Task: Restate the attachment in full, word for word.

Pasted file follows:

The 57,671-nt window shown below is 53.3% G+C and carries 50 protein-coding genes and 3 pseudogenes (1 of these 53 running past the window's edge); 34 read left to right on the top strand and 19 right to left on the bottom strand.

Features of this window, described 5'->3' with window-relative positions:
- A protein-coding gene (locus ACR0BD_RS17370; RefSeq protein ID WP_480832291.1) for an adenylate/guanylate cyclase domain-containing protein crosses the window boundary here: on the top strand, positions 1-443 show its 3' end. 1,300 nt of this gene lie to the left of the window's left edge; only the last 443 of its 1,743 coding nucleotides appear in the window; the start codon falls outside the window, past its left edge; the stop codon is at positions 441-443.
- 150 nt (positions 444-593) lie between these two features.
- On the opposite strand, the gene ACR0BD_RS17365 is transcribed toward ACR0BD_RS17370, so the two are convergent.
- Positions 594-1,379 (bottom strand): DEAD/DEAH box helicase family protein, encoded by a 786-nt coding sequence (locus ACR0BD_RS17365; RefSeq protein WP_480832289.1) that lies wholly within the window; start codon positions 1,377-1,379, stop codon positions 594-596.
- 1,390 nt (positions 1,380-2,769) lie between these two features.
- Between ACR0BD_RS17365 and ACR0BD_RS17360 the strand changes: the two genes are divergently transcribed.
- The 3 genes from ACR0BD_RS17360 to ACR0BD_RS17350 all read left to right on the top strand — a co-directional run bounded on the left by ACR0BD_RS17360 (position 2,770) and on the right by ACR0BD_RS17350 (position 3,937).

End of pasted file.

The 57,671-nt window shown below is 53.3% G+C and carries 50 protein-coding genes and 3 pseudogenes (1 of these 53 running past the window's edge); 34 read left to right on the top strand and 19 right to left on the bottom strand.

Features of this window, described 5'->3' with window-relative positions:
- A protein-coding gene (locus ACR0BD_RS17370; RefSeq protein ID WP_480832291.1) for an adenylate/guanylate cyclase domain-containing protein crosses the window boundary here: on the top strand, positions 1-443 show its 3' end. 1,300 nt of this gene lie to the left of the window's left edge; only the last 443 of its 1,743 coding nucleotides appear in the window; the start codon falls outside the window, past its left edge; the stop codon is at positions 441-443.
- 150 nt (positions 444-593) lie between these two features.
- On the opposite strand, the gene ACR0BD_RS17365 is transcribed toward ACR0BD_RS17370, so the two are convergent.
- Positions 594-1,379 (bottom strand): DEAD/DEAH box helicase family protein, encoded by a 786-nt coding sequence (locus ACR0BD_RS17365; RefSeq protein WP_480832289.1) that lies wholly within the window; start codon positions 1,377-1,379, stop codon positions 594-596.
- 1,390 nt (positions 1,380-2,769) lie between these two features.
- Between ACR0BD_RS17365 and ACR0BD_RS17360 the strand changes: the two genes are divergently transcribed.
- The 3 genes from ACR0BD_RS17360 to ACR0BD_RS17350 all read left to right on the top strand — a co-directional run bounded on the left by ACR0BD_RS17360 (position 2,770) and on the right by ACR0BD_RS17350 (position 3,937).